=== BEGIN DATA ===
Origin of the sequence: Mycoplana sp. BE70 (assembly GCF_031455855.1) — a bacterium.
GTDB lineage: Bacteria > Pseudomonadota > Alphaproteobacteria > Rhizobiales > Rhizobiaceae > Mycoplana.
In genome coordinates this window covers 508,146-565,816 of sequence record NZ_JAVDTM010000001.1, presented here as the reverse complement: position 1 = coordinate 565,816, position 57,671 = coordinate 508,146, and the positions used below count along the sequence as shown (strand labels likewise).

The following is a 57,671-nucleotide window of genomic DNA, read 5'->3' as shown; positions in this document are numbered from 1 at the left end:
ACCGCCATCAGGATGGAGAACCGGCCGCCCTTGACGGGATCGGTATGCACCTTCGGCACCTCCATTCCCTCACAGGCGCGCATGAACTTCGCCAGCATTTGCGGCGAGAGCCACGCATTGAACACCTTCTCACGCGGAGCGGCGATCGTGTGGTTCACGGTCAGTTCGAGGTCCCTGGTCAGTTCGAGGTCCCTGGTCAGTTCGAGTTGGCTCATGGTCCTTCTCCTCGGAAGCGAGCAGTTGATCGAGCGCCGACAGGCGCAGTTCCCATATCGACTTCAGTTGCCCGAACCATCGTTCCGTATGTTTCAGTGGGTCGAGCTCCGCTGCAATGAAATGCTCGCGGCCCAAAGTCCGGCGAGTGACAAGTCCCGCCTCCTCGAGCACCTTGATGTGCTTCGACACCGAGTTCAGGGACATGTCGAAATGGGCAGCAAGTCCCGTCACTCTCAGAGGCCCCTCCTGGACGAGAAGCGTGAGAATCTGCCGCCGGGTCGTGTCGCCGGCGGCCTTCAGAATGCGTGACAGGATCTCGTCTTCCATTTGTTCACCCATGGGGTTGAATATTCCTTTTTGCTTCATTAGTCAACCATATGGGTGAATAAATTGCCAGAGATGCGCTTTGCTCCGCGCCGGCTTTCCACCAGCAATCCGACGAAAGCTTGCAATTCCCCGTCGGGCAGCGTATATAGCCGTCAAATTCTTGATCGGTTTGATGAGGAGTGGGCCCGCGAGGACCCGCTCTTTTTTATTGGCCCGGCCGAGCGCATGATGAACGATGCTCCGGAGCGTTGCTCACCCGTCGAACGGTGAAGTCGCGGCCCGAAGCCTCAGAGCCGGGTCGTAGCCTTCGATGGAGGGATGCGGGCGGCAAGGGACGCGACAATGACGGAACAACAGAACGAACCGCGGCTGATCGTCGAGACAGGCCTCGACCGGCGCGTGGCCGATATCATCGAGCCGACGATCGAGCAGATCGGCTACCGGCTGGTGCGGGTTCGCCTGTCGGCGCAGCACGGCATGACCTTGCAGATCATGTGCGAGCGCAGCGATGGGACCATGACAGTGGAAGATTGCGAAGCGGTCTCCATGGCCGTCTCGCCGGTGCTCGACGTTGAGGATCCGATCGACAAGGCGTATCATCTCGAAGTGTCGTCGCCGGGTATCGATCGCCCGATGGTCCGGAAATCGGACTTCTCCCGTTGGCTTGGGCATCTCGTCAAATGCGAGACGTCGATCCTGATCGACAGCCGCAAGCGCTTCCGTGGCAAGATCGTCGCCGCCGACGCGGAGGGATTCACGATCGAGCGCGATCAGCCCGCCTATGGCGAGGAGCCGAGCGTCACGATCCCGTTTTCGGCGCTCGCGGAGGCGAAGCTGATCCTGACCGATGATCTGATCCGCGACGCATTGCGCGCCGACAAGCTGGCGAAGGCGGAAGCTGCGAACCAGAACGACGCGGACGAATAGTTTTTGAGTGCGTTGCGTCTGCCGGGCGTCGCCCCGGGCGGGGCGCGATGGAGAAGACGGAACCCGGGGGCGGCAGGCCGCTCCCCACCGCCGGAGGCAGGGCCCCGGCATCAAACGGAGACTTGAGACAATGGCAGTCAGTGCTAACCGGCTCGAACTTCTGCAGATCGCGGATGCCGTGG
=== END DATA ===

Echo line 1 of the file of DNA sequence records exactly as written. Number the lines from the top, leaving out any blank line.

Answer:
Origin of the sequence: Mycoplana sp. BE70 (assembly GCF_031455855.1) — a bacterium.